Day 12 – Toulouse to Carcassonne 

Distance cycled …….. 67 miles

So boys how would you sum up today in 3 words? ……. Medieval Cart Track! 

Arriving in Toulouse last night I think it’s fair to say that Andy George & Tom felt they needed a rest. In the last 3 days they had cycled just shy of 250 miles & have really broken the back of the journey to the Coast.

At least in the hotel they didn’t have to worry about loud music starting up next door and so after a  quick swim to cool their legs down and a decent meal they managed to get a good night’s sleep.

En route to Toulouse – if only today’s trail could have been so easy

Today they had decided to go as far as the spectacular Medieval City of Carcassonne, about 67 miles further on ( certainly a shorter cycle than the ones they have done over the last few days). 

They set off after breakfast & the daily ‘fettling’ that’s needed to keep Tom’s bike going and started to head out of Toulouse, which wasn’t as easy going as they have found in other cities they’ve been through.

Bordeaux is set up fir cyclists with lanes like this – Toulouse isn’t

Whereas in Bordeaux they felt there had been a real effort made to encourage cyclists with well signed & structured bike paths, they didn’t find that here.

The route out of Toulouse wasn’t well signed and for the first time this trip, they found themselves going in the wrong direction at one point. They also felt much more vulnerable amongst the traffic, particularly carting all their kit & towing the trailer with cars whizzing past.

Eventually though they did find their route through & set off cycling alongside the Canal du Midi on another well-made trail. 

Heading off down the trail from Toulouse

The Canal was busy with boats, and the trail was being well used by cyclists & walkers alike and they started well, making good ground towards Carcassonne. 

One if the sections of the trail that was ok ….

Then it all changed & the multi-use trail stopped and the track became an 8 inch wide rut running through the middle of an overgrown, weedy towpath. The difference was dramatic and almost brought the boys to a halt. They had to negotiate the track really carefully in an effort to stop the bikes getting damaged or the trailer simply rattling itself apart. 

It quickly became clear that they had to take the first chance they could to get off the track and find a route through along the quieter ‘white roads’

It’s such a shame that the trail is in this state as the Canal du Midi trail should be one of the best cycle routes in the South of France, bringing with it the tourists who would relish the tranquil, shaded cycling it would offer. 

Shaded cycling along the Canal would be a great family activity

For the time being though it’s a case of either having to pick your way along it & risk damaging your bike, or get the maps out & choose a different route. 

By the time the boys reached Castelnaudary at lunchtime they could see there was a much more substantial trail again, but it wasn’t clear how far this would go, so the question was whether to risk it or not.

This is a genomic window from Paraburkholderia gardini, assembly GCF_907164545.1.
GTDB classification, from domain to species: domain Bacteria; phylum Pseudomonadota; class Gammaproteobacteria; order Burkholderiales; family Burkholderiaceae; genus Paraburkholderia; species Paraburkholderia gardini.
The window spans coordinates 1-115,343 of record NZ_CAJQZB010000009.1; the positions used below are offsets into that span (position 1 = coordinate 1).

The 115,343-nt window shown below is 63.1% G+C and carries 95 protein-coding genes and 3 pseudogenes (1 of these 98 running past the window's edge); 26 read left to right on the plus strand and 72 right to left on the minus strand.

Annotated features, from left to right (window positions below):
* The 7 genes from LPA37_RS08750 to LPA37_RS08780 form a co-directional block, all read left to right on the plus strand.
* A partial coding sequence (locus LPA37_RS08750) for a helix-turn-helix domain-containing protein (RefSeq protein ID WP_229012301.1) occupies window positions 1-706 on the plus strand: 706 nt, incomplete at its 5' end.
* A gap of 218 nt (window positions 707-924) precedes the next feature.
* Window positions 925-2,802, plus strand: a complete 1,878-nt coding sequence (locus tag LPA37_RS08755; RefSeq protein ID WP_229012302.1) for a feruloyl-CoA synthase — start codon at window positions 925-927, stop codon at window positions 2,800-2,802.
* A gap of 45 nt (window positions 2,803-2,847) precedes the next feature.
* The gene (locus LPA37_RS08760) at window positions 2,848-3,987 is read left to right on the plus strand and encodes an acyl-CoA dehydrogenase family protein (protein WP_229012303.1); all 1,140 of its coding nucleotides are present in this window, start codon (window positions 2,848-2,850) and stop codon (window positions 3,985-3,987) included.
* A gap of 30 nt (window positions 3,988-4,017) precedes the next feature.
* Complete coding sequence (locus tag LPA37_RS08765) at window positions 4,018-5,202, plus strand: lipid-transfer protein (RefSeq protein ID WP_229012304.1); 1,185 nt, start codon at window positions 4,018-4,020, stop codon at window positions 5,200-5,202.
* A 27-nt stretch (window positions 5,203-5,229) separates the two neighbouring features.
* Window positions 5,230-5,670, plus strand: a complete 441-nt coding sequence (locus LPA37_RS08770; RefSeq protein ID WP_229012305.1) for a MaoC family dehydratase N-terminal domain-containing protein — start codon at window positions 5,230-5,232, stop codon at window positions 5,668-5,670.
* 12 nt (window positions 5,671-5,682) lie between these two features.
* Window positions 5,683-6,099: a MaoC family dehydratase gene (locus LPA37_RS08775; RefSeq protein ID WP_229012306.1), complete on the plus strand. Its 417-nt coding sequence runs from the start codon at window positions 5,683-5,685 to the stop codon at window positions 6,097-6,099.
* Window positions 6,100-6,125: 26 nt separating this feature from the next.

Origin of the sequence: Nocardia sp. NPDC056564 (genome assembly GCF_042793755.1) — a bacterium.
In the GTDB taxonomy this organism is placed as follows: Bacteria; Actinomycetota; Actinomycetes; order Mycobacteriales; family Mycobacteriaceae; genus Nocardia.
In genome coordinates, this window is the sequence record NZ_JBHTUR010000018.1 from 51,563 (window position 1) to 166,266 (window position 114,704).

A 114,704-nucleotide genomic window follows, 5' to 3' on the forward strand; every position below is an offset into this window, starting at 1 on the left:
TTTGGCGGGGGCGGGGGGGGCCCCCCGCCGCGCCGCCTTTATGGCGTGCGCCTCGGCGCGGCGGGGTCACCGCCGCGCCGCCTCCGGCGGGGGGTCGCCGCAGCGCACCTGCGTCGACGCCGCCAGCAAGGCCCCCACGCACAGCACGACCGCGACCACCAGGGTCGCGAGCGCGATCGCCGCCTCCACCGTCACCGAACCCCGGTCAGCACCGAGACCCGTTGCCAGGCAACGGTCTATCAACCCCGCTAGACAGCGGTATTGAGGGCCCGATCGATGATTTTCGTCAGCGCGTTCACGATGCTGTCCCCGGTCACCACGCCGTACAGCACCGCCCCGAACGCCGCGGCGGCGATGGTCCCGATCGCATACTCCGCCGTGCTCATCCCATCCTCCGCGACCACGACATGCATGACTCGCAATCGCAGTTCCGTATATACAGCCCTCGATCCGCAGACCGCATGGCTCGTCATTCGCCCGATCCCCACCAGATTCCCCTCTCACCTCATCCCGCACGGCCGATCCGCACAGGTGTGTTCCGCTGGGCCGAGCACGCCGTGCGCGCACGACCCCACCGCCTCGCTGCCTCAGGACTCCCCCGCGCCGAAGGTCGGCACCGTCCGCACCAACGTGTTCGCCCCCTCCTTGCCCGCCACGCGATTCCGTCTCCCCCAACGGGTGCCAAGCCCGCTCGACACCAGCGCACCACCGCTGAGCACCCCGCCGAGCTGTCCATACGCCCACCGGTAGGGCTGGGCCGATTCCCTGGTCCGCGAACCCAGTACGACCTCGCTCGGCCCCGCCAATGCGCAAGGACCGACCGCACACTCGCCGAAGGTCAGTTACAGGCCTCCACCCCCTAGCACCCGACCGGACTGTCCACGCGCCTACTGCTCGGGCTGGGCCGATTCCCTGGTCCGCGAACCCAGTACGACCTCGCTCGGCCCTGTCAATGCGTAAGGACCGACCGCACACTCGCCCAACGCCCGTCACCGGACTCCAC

One of the pretty towns on today’s route

The answer was that they decided to give it a go – surely it couldn’t get any worse? ….. Sadly it could & the trail became a rut through a partly cut field, making it almost impossible for Andy to pull the trailer through the grass with its wider wheel-base.

Trailers are great on trails but not designed for crossing fields!

The only way Andy could describe it was a ‘Medieval Cart Track’ and they weren’t the only ones who were struggling. They saw families with young children also trying to negotiate the track that was really only suitable for Mountain Bikes. There were occasional patches where there was packed gravel, but these were few & far between 

A rare moment on a better section of trail

The upshot of it was that it took them over 3 hours to do about 12 miles and they had their worst afternoon’s cycling of the trip so far (and with everything that’s happened that’s saying something!)

The whole experience was compounded when they heard an angry voice shouting ‘allez-y’ behind them. Tom was at the back & had nowhere to go due to the ruts etc & had Andy (with trailer) in front of him. The man then hit into Tom’s back wheel, causing him to knock into Andy, taking them both off balance as the rude man hammered past them on an electric mountain bike – just so unnecessary & could have had really horrid consequences, considering they were close to the Canal bank at the time.

With trails so close to water there really is no room for error!

Thanks to some excellent map reading by Tom they managed to find a safe route through Carcassonne to their hotel for the night 

Now they’re there they can collapse & recover from a hideous afternoon’s cycling. Tom has been checking the bikes over as they have been pushed almost to breaking point today & has managed to sort out all the brakes, which have become loose.

Andy really isn’t sure how they managed to get there with themselves, the bikes and the trailer in one piece.

Cycling along The Canal du Midi should be ‘one of the top family cycling destinations in Europe’ but on today’s experience the boys would suggest giving it a wide berth (unless you have Mountain Bikes) – which is a real shame

Scenes like this should make it a top family cycling venue

The sad thing is that they feel they have no option tomorrow, but to find a route away from the Canal along quiet back roads on what will now be their last leg to the finish point on the beach at Sete.
Incredible really that, if everything goes as planned, this time tomorrow their adventure will be over! 

They can certainly smell the sea at Sete now!

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